I saw this question in stackoverflow but do not feel that it was answered at all.

Is $(document).ready necessary?

I link all my javascripts at the bottom of the page so in theory they are all running after the document is ready anyways.

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    Older browsers may not enjoy the parallel downloading that newer browsers employ. That is the main reasoning your scripts are placed at the bottom. It specifically allows your HTML and CSS to be rendered first on older browsers. At this point, you have a choice to make on how you want to accomplish sensing that the DOM is loaded. Two popular methods for kicking off your js are window.onload & $(document).ready (in conjunction with jQuery). There are other options & easily searched, obvious downsides to window.onload. The point is $(document).ready works more often than not & is easy to use. – BradChesney79 Oct 29 '14 at 15:43

Is $(document).ready necessary?


if you've placed all your scripts right before the </body> closing tag, you've done the exact same thing.

Additionally, if the script doesn't need to access the DOM, it won't matter where it's loaded beyond possible dependencies on other scripts.

For many CMS's, you don't have much choice of where the scripts get loaded, so it's good form for modular code to use the document.ready event. Do you really want to go back and debug old code if you reuse it elsewhere?


As a side note: you should use jQuery(function($){...}); instead of $(document).ready(function(){...}); as it forces the alias to $.

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  • Are you sure that its the "exact same thing"? I was under the impression that your css (or other code loaded in parallel with the main html) may not yet be fully parsed. – Zach Lysobey Apr 1 '13 at 21:47
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    @ZachL, the document may be ready before CSS is fully parsed. document.ready is not the same as the onload event, where images and other external assets have finished loading. – zzzzBov Apr 1 '13 at 21:56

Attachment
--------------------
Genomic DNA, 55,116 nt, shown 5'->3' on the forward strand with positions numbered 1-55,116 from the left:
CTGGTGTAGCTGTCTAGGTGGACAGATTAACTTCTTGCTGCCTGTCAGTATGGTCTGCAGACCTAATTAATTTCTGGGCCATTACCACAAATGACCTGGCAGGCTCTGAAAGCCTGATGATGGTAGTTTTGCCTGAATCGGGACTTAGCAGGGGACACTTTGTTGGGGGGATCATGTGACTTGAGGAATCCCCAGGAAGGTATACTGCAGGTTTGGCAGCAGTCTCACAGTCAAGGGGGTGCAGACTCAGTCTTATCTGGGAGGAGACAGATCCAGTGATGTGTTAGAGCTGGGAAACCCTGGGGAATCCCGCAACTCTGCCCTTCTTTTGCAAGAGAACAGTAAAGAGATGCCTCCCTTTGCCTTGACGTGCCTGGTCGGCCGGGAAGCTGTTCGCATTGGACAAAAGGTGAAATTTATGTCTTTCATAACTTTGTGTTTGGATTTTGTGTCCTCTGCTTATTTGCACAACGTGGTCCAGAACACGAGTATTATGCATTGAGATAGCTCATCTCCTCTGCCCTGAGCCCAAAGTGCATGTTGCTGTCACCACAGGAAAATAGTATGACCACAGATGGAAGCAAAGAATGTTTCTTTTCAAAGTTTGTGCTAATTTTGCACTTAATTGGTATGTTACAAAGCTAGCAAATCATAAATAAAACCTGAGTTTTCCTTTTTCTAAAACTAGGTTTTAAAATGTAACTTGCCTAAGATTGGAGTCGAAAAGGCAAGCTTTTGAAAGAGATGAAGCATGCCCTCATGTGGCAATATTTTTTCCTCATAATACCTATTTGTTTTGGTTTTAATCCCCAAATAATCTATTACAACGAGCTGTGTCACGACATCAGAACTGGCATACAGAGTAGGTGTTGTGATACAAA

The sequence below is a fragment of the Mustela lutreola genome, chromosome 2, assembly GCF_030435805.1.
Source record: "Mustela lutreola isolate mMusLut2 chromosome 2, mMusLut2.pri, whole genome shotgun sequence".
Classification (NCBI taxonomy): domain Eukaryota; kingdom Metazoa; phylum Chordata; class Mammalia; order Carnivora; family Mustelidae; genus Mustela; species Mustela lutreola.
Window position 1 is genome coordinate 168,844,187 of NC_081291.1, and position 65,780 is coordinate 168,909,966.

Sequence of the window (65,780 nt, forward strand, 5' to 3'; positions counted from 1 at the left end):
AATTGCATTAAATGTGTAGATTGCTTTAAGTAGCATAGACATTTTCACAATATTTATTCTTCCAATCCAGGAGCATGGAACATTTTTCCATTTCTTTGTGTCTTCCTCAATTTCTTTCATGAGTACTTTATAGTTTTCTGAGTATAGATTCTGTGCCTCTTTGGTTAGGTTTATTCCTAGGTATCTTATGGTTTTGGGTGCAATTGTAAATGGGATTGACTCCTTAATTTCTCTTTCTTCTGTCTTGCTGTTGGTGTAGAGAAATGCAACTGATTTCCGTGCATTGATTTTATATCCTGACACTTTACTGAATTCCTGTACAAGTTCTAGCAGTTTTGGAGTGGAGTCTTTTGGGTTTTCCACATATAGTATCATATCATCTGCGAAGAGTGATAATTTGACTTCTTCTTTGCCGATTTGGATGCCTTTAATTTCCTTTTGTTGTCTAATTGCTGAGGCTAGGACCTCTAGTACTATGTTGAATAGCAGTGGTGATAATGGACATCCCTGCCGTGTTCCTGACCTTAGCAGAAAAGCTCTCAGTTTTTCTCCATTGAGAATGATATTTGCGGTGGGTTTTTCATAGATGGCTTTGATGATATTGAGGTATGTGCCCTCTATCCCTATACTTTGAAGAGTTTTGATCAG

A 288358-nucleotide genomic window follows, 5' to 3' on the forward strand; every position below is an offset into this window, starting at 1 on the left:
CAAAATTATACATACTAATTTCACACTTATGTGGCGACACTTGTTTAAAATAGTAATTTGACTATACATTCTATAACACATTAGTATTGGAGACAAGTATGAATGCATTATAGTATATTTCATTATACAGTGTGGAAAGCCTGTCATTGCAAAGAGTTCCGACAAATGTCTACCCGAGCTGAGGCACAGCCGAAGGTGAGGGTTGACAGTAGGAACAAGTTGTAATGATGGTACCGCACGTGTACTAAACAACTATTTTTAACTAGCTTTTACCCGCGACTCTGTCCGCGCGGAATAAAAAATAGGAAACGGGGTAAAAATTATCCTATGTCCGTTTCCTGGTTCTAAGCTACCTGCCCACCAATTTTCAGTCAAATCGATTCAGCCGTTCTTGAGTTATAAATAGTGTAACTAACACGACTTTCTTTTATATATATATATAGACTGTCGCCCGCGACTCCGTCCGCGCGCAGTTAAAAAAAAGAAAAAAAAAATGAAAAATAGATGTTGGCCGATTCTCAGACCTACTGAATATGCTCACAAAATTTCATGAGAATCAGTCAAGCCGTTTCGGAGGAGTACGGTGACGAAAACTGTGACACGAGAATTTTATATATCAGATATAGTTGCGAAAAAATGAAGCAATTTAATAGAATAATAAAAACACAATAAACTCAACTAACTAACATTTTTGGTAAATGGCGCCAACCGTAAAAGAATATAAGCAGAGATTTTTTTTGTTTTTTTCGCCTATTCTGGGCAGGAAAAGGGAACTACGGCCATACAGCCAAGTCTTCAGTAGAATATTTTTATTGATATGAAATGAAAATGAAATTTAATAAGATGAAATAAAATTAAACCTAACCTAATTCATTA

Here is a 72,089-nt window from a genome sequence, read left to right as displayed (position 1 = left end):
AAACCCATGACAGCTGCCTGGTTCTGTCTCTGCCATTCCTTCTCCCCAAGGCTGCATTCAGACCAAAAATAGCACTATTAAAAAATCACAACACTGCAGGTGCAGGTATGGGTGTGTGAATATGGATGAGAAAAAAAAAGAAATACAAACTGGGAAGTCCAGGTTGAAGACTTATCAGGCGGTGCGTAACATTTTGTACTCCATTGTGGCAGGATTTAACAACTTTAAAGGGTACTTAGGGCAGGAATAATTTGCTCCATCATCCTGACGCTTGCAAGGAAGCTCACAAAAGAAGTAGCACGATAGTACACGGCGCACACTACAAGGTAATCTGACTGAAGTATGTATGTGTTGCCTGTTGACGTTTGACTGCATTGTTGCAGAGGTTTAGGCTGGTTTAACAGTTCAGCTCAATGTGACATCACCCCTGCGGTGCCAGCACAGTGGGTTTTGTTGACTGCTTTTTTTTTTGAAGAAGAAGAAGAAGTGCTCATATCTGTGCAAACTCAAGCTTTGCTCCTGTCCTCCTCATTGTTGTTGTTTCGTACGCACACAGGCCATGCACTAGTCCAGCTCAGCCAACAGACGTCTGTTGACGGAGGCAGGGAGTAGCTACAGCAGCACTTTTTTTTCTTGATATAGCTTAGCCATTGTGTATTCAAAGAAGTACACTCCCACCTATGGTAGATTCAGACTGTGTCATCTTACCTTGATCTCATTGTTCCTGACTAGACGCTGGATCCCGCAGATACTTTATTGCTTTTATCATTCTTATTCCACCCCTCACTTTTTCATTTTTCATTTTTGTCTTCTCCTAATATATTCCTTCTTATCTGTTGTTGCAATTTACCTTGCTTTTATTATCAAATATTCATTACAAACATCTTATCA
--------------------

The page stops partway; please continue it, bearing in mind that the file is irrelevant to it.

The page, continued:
• Thanks for the clarification. – Zach Lysobey Apr 1 '13 at 22:06
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    This "no" just cost me 3 hours of work.. just make sure u dont mistake </body> with <body> :) – teejay Mar 9 '14 at 13:15
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    I don't necessarily agree with forcing the alias though, especially if noConflict() needs to be used for some reason. – Jay Blanchard Sep 5 '14 at 13:20

No, if your javascript is the last thing before close you won't need to add those tags.

As a side note, a shorthand for $(document).ready is the code below.

$(function() {
// do something on document ready

This question might be good. Did you read it? jQuery: Why use document.ready if external JS at bottom of page?

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    The question is essentially "Do I need document ready at all when I put my scripts at the bottom of the body?", not "Is there a shortcut way of writing $(document).ready()". – nnnnnn Jun 14 '13 at 9:58

No, it isn't necessary provided you know you do not have any deferred stuff happening-- and in most cases you will know if you have developed what you are working on from top to bottom.

--It is when you bring in someone else's code, without thoroughly auditing it, that you don't know.

So, ask yourself are you using a framework or editor that helps you with the structure? Are you bringing in someone else's code and you haven't bothered to read through each file? Are you prepared to go through the Operating System, Browser, and Browser Version matrix of testing your code? Do you need to squeeze every single ounce of speed from your code?

document.ready() makes many of those question become irrelevant. document.ready() was designed to make your life easier. It comes at a small (and I dare say acceptable) performance hit.

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I have seen references/blog post across the internet regarding the usage of jquery's document.ready. In my opinion both using it or putting all your javascript at the bottom of the page are both valid. And now the question would be which would be better? It is just a matter of programming style.

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No, it is not necessary. You can either put the script tag right before the body closing tag or if you are supporting IE9+ you can use native JS.

<script>alert('DOM Loaded!');</script>

document.addEventListener("DOMContentLoaded", function(event) { 
      // DOM has loaded ready to fire JS scripts
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